I might run the brush over the hair to brighten it, and finally I might try to lighten the eyes by making the brush smaller and moving it over the inside of each eye. So the effects are subtle, but I really think they have improved the look of the photo. Next I am going to select the Burn tool, which is located in the same tool slot. As in the traditional darkroom, the Burn tool will make an image darker. So I am going to use it to darken the background area here to focus the eye on the subject.

I am going to make the tool bigger and I will leave all the defaults in the Options bar including the check next to Protect Tones, and then I am just going to drag over areas of the background, darkening them. I will make my brush smaller with the left bracket tool to get in here and in here. Now let's try the Sponge tool. I will go back to the Tool Options bar and down to the Sponge tool and if you look in the Options bar here, you will see that this tool is set to Desaturate by default.

I would like to increase the saturation of parts of this image, so I will click on the Mode menu and I will choose Saturate. Notice that there is a Vibrance checkbox here. This means that in Photoshop CS4, the Sponge tool is using Vibrance technology. We've come across Vibrance before as a new kind of adjustment in the Adjustments panel. Vibrance is a subtle way of varying the saturation of color. It concentrates on colors that are less saturated than others in an image and it tends to protect skin tones. So it should be just what we need here. I am going to come in and make my brush smaller by pressing the left bracket key, and then I am just going to click in the eye to saturate it just a bit and I will do the same in the other eye.

I am going to reduce the Flow by clicking and dragging to the left over the word Flow, and then I am going to run the Saturation brush over the lips, adding a little saturation to the color there. I see that the model's nostrils are a little bit red and to fix that I am going to change the mode of the Sponge tool to Desaturate, and then I will come in with that low Flow and I will just run my mouse over the nostrils removing some of that red. To compare how the image looks now with these changes with the original image, I am going to go to the History panel, go to the very top, and I will click the snapshot at the top.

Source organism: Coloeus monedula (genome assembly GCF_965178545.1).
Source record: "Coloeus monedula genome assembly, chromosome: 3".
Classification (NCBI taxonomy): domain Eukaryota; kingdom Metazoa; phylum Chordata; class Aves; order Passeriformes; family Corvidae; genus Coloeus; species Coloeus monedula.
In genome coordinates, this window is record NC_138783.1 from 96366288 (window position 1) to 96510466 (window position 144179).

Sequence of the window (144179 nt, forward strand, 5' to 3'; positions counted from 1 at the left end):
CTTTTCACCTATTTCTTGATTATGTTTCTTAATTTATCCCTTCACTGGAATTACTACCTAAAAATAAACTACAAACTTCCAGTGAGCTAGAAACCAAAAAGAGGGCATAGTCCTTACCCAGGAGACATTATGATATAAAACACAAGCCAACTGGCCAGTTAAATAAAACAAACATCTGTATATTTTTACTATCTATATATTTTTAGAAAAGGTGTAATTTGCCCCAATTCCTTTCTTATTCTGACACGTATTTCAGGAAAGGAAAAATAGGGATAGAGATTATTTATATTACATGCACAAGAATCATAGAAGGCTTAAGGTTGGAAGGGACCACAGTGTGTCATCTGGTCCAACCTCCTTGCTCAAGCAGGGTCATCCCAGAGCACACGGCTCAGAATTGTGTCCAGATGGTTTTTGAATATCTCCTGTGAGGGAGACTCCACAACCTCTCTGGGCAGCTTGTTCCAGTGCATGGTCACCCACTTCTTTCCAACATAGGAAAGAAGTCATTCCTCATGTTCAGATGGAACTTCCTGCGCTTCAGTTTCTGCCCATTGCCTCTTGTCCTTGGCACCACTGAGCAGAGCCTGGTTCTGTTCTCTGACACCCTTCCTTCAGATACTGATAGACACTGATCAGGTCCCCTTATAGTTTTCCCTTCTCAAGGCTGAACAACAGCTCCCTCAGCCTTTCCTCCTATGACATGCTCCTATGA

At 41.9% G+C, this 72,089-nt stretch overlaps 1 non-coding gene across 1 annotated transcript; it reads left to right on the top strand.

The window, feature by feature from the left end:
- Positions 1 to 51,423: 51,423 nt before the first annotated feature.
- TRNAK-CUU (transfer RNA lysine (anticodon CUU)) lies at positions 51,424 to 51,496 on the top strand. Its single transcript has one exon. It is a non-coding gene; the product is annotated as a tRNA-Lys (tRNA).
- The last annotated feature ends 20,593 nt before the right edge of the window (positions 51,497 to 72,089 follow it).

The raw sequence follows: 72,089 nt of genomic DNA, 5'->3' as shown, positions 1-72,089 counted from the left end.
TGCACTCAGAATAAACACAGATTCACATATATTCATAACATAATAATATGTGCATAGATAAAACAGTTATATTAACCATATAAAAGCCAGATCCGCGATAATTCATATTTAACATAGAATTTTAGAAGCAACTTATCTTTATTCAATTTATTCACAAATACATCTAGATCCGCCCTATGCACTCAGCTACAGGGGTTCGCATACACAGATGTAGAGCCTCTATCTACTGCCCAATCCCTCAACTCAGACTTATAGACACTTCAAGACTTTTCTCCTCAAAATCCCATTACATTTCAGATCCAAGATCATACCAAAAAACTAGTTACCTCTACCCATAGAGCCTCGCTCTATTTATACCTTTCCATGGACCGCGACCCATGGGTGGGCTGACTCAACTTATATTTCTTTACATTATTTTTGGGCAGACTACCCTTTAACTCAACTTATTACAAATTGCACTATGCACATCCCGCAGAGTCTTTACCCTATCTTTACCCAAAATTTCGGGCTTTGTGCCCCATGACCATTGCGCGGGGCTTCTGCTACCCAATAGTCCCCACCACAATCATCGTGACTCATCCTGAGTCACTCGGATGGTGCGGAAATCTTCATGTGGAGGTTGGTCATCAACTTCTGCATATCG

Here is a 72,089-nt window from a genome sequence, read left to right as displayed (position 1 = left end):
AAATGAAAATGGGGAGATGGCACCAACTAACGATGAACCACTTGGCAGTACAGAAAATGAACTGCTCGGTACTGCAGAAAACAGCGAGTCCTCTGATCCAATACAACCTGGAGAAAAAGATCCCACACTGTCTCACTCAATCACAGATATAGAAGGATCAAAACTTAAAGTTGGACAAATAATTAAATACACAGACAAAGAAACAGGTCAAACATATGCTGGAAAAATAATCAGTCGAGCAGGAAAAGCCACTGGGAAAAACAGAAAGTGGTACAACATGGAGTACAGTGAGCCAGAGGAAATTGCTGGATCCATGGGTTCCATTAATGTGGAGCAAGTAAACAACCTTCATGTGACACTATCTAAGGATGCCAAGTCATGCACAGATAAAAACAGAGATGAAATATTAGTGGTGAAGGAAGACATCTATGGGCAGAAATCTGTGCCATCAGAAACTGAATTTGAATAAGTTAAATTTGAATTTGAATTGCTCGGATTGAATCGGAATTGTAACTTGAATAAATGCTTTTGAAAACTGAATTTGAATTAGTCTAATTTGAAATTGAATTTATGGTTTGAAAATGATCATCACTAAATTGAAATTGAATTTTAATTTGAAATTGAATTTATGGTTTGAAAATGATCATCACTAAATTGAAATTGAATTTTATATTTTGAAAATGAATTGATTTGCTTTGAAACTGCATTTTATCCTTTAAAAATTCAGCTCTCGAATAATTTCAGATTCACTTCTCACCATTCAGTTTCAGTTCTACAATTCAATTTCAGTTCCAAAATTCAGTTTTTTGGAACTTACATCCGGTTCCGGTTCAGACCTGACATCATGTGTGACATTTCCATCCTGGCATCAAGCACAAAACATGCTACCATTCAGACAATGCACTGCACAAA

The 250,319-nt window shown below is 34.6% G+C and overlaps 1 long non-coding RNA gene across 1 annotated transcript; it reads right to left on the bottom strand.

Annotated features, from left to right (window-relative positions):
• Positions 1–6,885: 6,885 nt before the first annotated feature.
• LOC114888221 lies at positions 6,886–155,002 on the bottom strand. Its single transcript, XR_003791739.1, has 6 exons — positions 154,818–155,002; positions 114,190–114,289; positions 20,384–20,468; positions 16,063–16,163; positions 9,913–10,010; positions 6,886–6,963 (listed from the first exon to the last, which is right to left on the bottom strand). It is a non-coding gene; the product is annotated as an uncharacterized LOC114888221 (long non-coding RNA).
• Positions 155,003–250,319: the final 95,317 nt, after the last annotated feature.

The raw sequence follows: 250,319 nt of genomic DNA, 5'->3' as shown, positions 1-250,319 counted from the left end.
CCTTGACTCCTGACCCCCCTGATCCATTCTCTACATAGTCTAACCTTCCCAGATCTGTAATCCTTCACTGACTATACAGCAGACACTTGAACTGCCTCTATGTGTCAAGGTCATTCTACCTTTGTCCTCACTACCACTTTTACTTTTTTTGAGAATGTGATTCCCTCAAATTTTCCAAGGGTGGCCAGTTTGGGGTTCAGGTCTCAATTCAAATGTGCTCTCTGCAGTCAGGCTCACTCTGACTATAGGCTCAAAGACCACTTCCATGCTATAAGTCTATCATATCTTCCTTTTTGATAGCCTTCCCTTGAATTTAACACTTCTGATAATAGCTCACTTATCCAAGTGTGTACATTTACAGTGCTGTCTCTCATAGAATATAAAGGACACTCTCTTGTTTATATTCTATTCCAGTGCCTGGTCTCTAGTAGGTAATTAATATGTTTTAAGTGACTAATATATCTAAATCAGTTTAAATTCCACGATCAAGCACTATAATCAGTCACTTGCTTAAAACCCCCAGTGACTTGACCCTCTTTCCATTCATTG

So here is how the image is with the changes, and here is how it was when we started. So as you can see, you can use these Toning tools in Photoshop CS4 to quickly brighten areas of a photo, darken other areas, and add a little bit of saturation where you need it most.

Find answers to the most frequently asked questions about Photoshop CS4 Essential Training.


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Q: How can artwork be transferred from Photoshop CS4 to Illustrator CS4 without the background?
A: Save the image in Photoshop’s native PSD format. The background in Photoshop must be transparent, meaning there should be no background layer. (To remove a background layer, move your artwork to a separate layer by selecting and copying the content, minus the background, to a new layer, and then delete the background layer. A checkboard pattern behind your image indicates transparent pixels.) 
 


In Illustrator, select File > Open, and select the PSD file. In Photoshop Import dialog box, select Convert Layers to Objects.

Q: How do I retouch an image I have of an old photograph I scanned?
A: There are a few courses that address image restoration. Check out the Photoshop CS4 Portrait Retouching Essential Training course, and for problems dealing specifically with old photographs, watch the Restoration movies in chapter 15 of the Enhancing Digital Photography with Photoshop CS2. Additionally, learn how to research and date photos with our Growing and Sharing Your Family Tree course.
Q: A client has asked for artwork to be delivered as JPEGs or BMP files in 16-bit format. In Photoshop CS4, there does not appear to be an option to save an image as a 16-bit JPEG. Is there a way to save JPEG files as 16-bit in Photoshop?
A: Unfortunately, JPEGs cannot be saved in 16 bit. JPEGs, by nature, are 8-bit. So if you open a high-bit image into Photoshop CS4, you will see no option in any of the save dialog boxes to save the file as a JPEG. You would first have to convert the image to 8 bit (by choosing Image > Mode > 8 bits/channel) and then save it as an 8-bit JPEG. If you open a high-bit image into Photoshop CS5, you will see the option to save it as a JPEG in the Save, Save As, and Save for Web dialog boxes.  But the JPEG will not be saved as 16-bit. Instead, Photoshop will downsample it to 8-bit for you  before saving it as JPEG.